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Work-Life-Balance: A Balanced Life - Working Healthily and More Successfully

The issues concerning the balance of family life, private life and work are gaining increased attention in political and business spheres in Europe. This is evident from the flood of publications and events and from the huge demand for professional advice on business concepts and for individual coaching. Providing employees with the option of balancing their working and private life has become an important managerial exercise - particularly since more and more skilled women are entering the labour market, men are voicing their wish to become more involved in bringing up their children and singles are demanding more time for their private life. On top of this, the shortage of specialists and executives is becoming a growing problem for companies in the labour or recruitment markets. It is not only employees who suffer from an imbalance between working and private life and the negative impacts it often has on their health. A lack of Work-Life-Balance (WLB) also has an adverse effect on their employer's prospects for success in many respects. There is an increasing amount of research that provides good reasons for following strategies to improve WLB and to invest in appropriate initiatives:

Investments in WLB

  • increase employee satisfaction and motivation in the company
  • raise employees' levels of health and feelings of well-being
  • strengthen employee loyalty and help to attract and retain high performers in the "war for talents"
  • raise customer satisfaction and customer loyalty
  • improve the image and public reputation of the enterprise
  • raise productivity and business performance of the enterprise

By promoting employees' health and providing a WLB, the overall ability of a company to compete and perform successfully in the future is increased.

The realities of WLB

WLB activities and initiatives are wide ranging and geared to achieve targets or meet the requirements of the company. They mainly fall within the scope of Work-design, Personnel and Health Policies and primarily serve to achieve work flexibility. By encouraging an optimal balance, they reduce strain and strengthen resources. Here are some examples:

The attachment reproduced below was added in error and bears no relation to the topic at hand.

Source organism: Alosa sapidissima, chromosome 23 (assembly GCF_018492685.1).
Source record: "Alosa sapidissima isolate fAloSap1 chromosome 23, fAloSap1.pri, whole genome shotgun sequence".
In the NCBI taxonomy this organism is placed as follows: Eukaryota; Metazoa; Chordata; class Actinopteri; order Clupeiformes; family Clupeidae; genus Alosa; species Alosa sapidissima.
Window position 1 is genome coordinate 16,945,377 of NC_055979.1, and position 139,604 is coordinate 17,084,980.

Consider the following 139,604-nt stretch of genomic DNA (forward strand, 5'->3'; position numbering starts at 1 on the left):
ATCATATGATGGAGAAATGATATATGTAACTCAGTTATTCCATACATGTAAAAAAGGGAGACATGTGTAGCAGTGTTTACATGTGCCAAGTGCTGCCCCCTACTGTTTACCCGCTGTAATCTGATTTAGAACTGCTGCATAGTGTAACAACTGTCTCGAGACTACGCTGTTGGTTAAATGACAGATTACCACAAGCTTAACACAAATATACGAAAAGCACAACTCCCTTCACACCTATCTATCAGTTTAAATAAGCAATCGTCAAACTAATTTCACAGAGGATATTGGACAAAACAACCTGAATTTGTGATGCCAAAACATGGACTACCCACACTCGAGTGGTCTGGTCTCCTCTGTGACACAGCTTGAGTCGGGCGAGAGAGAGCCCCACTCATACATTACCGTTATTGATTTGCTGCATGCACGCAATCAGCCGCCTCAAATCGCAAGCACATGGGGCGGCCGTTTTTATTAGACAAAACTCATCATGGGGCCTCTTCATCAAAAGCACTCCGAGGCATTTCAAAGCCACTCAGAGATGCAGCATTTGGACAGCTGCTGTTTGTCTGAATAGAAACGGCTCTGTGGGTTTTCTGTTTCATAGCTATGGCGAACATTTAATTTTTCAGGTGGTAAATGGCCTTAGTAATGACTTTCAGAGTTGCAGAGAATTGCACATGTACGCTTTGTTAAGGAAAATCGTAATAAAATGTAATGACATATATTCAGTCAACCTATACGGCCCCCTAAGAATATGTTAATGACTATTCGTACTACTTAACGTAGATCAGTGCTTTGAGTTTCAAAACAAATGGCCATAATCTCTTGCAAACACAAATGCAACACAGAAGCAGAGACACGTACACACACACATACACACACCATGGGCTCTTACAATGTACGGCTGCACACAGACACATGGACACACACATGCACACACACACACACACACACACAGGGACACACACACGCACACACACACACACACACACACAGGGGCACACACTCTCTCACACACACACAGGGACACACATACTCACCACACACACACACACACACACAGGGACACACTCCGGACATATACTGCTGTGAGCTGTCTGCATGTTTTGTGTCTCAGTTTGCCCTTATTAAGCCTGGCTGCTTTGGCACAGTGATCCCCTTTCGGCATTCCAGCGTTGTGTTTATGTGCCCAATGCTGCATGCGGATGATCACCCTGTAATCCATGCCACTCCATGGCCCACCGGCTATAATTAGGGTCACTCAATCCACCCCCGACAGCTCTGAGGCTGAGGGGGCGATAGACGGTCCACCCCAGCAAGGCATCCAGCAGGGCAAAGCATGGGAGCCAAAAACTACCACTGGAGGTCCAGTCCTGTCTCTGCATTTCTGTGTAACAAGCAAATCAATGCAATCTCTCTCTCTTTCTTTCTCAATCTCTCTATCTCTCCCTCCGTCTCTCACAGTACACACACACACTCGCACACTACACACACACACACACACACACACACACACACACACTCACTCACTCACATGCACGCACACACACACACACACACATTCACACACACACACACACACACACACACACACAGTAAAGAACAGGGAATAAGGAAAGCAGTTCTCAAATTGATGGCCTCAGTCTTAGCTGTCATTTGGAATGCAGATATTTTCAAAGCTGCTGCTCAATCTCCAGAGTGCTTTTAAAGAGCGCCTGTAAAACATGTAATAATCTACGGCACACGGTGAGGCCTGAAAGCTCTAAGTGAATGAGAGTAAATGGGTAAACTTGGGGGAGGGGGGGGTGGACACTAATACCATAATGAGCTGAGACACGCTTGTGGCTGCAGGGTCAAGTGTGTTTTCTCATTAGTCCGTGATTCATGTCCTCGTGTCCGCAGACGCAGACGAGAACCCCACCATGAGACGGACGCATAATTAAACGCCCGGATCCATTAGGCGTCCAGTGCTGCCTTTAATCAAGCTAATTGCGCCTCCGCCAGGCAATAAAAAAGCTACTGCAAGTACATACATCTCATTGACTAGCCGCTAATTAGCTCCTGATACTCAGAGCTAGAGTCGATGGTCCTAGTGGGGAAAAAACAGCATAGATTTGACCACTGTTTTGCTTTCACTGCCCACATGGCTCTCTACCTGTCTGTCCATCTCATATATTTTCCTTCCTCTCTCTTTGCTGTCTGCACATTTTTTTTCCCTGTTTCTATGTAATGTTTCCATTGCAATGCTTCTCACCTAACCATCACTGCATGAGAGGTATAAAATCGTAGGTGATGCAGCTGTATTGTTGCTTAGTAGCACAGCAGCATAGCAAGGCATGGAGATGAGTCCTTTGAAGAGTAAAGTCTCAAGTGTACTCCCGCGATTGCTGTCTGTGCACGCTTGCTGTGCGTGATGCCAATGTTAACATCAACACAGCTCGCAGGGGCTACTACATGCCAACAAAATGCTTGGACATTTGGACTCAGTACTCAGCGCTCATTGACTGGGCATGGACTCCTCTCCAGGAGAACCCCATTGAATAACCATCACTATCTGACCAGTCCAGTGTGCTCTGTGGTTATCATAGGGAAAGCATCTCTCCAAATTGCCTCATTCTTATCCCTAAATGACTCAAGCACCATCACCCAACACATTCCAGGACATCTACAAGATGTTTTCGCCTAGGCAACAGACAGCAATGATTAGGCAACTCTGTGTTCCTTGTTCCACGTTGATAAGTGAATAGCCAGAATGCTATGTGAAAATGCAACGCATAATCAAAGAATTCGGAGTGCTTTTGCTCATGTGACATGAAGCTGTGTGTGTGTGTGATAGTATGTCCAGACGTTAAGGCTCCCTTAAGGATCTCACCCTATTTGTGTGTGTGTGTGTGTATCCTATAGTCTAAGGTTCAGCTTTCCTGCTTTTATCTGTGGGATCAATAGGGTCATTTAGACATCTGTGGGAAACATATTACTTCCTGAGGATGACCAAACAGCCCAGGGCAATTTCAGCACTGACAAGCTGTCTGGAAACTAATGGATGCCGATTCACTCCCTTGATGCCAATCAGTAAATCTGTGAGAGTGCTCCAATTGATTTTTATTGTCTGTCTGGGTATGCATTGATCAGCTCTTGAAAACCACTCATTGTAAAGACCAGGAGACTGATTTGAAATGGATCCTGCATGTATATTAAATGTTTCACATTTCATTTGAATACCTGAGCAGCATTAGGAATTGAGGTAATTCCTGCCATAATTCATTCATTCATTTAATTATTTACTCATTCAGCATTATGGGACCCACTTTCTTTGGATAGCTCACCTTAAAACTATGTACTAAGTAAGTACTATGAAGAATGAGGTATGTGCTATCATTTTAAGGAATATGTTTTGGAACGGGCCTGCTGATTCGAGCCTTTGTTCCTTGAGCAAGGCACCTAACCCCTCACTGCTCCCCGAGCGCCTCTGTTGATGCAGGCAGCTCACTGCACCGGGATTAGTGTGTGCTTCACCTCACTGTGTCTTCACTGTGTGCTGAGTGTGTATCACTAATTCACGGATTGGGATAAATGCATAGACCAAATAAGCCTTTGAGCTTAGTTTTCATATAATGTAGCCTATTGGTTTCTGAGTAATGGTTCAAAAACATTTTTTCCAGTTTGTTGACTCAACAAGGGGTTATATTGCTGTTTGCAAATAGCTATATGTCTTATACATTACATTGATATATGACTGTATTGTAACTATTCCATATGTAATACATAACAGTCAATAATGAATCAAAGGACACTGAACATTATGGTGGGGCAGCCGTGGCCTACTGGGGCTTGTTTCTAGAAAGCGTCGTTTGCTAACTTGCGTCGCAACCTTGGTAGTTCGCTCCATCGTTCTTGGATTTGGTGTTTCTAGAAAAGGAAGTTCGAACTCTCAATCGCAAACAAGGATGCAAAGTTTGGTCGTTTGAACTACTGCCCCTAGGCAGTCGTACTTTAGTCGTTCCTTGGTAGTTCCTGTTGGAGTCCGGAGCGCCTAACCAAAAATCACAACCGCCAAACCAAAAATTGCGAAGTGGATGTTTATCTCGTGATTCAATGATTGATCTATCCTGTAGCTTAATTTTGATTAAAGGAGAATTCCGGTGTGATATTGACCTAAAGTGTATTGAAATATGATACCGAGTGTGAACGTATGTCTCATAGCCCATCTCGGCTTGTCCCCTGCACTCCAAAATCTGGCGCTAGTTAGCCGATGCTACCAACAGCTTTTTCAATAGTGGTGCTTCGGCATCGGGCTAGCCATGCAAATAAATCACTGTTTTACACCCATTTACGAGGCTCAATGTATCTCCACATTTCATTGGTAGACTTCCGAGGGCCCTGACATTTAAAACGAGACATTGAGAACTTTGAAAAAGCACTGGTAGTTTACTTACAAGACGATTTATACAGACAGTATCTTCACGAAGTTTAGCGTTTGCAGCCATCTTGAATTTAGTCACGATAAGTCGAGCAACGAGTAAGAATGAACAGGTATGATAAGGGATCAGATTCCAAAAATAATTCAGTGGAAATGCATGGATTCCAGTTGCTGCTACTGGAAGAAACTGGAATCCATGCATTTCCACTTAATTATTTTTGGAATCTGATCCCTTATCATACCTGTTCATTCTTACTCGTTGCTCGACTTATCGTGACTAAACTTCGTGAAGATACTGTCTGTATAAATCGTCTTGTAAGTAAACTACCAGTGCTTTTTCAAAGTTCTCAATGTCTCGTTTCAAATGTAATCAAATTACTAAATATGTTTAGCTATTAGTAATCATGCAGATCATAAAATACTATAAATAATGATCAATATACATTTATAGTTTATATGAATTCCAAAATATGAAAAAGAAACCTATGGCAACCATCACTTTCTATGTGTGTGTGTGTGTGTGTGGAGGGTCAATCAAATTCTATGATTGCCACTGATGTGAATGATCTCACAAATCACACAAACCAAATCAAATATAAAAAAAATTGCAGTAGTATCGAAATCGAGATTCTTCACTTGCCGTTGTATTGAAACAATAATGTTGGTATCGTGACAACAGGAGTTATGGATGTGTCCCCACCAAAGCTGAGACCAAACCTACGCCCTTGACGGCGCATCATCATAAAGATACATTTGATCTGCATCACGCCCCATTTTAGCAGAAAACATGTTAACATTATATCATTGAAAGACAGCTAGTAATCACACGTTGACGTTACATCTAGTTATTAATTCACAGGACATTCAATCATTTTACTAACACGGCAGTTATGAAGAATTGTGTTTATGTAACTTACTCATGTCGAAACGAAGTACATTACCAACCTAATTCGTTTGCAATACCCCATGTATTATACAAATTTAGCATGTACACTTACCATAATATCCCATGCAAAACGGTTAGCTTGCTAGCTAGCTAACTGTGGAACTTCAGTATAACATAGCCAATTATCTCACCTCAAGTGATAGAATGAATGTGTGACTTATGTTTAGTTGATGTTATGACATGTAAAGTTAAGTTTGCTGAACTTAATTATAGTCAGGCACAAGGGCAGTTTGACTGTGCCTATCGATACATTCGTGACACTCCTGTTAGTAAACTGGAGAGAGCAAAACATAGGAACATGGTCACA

• flexible working hours (e.g. flexi time, part time, time off in lieu, sabbatical)
  • flexible work place (e.g. working from home or tele-working)
  • flexible design of work-processes and content of work (e.g. job sharing, job rotation)
  • provision of financial and social support (e.g. providing child care)
  • provision of qualifications to encourage WLB and personnel development (e.g. reintegration programmes, support for women workers, management training)
  • stress management, health circles, sport programmes

According to the Luxembourg Declaration on workplace health promotion drawn up by the Network, WHP is the "combined efforts of employers, employees and society to improve the health and well-being of people at work". As a modern business strategy WHP should therefore aim to prevent illnesses at the workplace (including work-related illnesses, working accidents, occupational diseases and stress), strengthen potential for health and improve well-being at the workplace. In accordance with this understanding, the network also supports a healthy balance between working and private life - benefiting the health of both the employees and their companies!